This article is part of our series Global Feminisms. You can read an introduction to the series here

“There is no simple way to describe the NGO Forum,” wrote the US feminist journalist Jo Freeman, upon her return from the United Nations (UN) Fourth World Conference on Women, held in Beijing in 1995. With 30,000 participants from nearly two hundred countries, this forum for global feminist activists that accompanied the official UN conference was far larger than previous gatherings a in Mexico City in 1975, Copenhagen in 1980, Nairobi in 1985. The 12-day event filled with panels, plenaries, and workshops resembled a “county fair with theme tents, an exhibition hall, booths and tables.” “Throw in a dab of flea market. Add a computer room . . . Sprinkle with bulletin boards and poster walls, many spontaneous ad hoc demonstrations and lots of dancing and singing.” These events offered unparalleled opportunities activists to learn from and forge relationships with one another. And for many of the 8,000 US feminist who traveled to the forum, the experience was transformative. The ideas they learned and the relationships they formed in China reshaped their activism for years to come.

The forum showcased how global and diverse the women’s movement had become. Participants came from every part of the world and communicated in multiple languages. Even the 8,000 activists representing the US were themselves far more diverse than the ones who had traveled to previous international events. The cost of international travel meant that attendance skewed towards those who put energy towards raising money or won grants. African American women had the largest presence of all minority groups—between 1,000 and 2,000. The Asian Americans, Latinas, and Native Americans numbered in the many hundreds.

For many US activists, immersion in this global feminist think tank changed their worlds. “The women globally offered us lessons and strategies that we simply did not know in the United States,” recalled the Black women’s health advocate Loretta Ross. The plenary sessions addressed topics such as the international rise of conservatism and fundamentalism, globalization and the economy, and peace and human security. And most of the experts on stage were Asian, African, or Latin American.

Most humbling for many US activists was the crash course they received in feminist perspectives on globalization and neoliberalism. Most knew that the US had lost thousands of manufacturing jobs to factories overseas and many had decried the mounting cutbacks to their nation’s social welfare programs. But they did not fully understand how these developments were bound up in seismic economic and political shifts happening worldwide. In makeshift tents and large lecture halls, activists from Latin America, Asia, and Africa schooled the US feminists. Many US activists were particularly chastened to learn of their own government’s role in promoting the structural adjustment policies that feminists from the global South blamed for women’s impoverishment. “I had no idea that the United States was actually enacting welfare reform all over the world. . . . I was just blown away,” recalled the Asian American homeless advocate and welfare rights organizer Eveline Shen. “It really helped politicize me in a way that . . . opened the doors to things that now I know but I just had no idea, because I was so focused on what was going on in this country.”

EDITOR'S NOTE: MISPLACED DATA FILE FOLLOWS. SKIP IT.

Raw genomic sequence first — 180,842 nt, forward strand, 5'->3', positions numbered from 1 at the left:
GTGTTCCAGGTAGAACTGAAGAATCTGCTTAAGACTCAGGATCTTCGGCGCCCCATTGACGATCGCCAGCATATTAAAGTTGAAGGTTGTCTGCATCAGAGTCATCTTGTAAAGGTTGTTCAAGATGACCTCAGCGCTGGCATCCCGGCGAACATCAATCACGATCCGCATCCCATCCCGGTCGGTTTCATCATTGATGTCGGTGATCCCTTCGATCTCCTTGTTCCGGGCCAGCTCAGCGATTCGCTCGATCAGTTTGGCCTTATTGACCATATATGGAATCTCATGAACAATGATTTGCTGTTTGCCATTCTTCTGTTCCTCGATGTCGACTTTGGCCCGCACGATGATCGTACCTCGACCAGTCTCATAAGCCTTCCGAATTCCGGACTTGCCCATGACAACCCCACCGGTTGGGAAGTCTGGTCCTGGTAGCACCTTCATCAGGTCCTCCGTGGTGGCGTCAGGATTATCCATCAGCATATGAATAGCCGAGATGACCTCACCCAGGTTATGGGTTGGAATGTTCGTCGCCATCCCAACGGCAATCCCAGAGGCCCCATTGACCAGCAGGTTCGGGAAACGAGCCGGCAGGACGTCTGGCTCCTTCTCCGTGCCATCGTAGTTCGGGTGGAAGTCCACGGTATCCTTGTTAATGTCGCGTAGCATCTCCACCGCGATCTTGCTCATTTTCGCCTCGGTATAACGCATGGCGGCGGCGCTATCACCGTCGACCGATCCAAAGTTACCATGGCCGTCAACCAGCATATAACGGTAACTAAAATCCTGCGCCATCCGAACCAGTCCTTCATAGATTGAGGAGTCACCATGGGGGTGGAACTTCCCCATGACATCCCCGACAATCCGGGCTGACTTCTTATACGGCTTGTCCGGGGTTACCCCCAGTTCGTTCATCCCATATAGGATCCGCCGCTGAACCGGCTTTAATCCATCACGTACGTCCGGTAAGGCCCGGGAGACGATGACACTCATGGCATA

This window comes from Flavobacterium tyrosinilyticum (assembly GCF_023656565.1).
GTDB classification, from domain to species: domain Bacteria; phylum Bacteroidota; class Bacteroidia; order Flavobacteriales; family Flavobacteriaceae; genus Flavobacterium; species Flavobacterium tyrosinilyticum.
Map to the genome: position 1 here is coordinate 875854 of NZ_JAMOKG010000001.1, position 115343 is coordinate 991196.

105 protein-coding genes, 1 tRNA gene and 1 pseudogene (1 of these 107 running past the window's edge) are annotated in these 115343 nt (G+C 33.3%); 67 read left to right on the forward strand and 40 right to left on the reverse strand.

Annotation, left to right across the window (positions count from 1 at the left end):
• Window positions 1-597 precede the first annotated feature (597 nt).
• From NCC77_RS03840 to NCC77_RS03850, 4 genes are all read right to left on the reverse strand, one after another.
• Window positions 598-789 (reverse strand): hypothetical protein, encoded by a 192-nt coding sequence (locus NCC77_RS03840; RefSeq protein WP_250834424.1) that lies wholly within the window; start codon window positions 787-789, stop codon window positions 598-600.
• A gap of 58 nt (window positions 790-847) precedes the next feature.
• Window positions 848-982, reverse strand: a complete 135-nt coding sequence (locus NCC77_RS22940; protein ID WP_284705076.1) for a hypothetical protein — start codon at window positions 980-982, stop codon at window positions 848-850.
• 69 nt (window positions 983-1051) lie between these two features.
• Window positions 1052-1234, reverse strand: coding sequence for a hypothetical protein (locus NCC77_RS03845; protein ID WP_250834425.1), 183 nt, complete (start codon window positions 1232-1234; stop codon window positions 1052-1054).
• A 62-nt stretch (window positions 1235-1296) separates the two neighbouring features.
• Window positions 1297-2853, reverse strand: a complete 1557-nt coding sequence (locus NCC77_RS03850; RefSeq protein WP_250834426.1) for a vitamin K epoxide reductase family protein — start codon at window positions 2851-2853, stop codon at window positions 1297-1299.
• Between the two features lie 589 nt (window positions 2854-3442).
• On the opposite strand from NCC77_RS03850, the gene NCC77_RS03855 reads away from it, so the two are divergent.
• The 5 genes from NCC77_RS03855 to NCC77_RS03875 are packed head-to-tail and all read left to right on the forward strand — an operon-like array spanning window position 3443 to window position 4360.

It was not only the ideas that astounded the Americans; it was that they were being conveyed to them by some of the world’s most marginalized women. “We’d be sitting there in workshops with . . .  women from small countries in Africa who are breaking down structural adjustment programs, SAPs, and what it directly means for them as peasant women,” said the environmental organizer Pamela Chiang. Seeing how people in other places mobilized with few resources under extremely repressive conditions gave many US activists renewed hope for their future. They had come to China knowing very little or nothing about structural adjustment programs and institutions like the World Bank and the International Monetary Fund. They left convinced that these institutions and policies should and could be confronted at home and abroad.

Many of the lessons learned were more individual yet no less profound. Beijing “had a huge impact on me personally,” explained Laila Al-Marayti, vice chair of the Muslim Women’s League, who credited the conference for her “own growth and understanding of how I see myself within the larger Muslim women’s movement.” Ingrid Washinawatok, co-chair of the Indigenous Women’s Network, described how the conference helped her delegation “step out of their views of their own oppression to go, hear, share, and feel the oppression of other women. This was important because if you stay too localized and only within your own people, it atrophies you, makes you resentful, and leads to inaction.” For the St. Louis community activist LaDoris Payne, Beijing was also a “critical point” in her development. Participating in the conference made her “feel that I was part of something new that was happening with women around the world.” The gay rights advocate Urvashi Vaid described becoming “more global” after the conference. “Beijing left me feeling . . . I’ve got to do much more and learn much more in this human rights space.”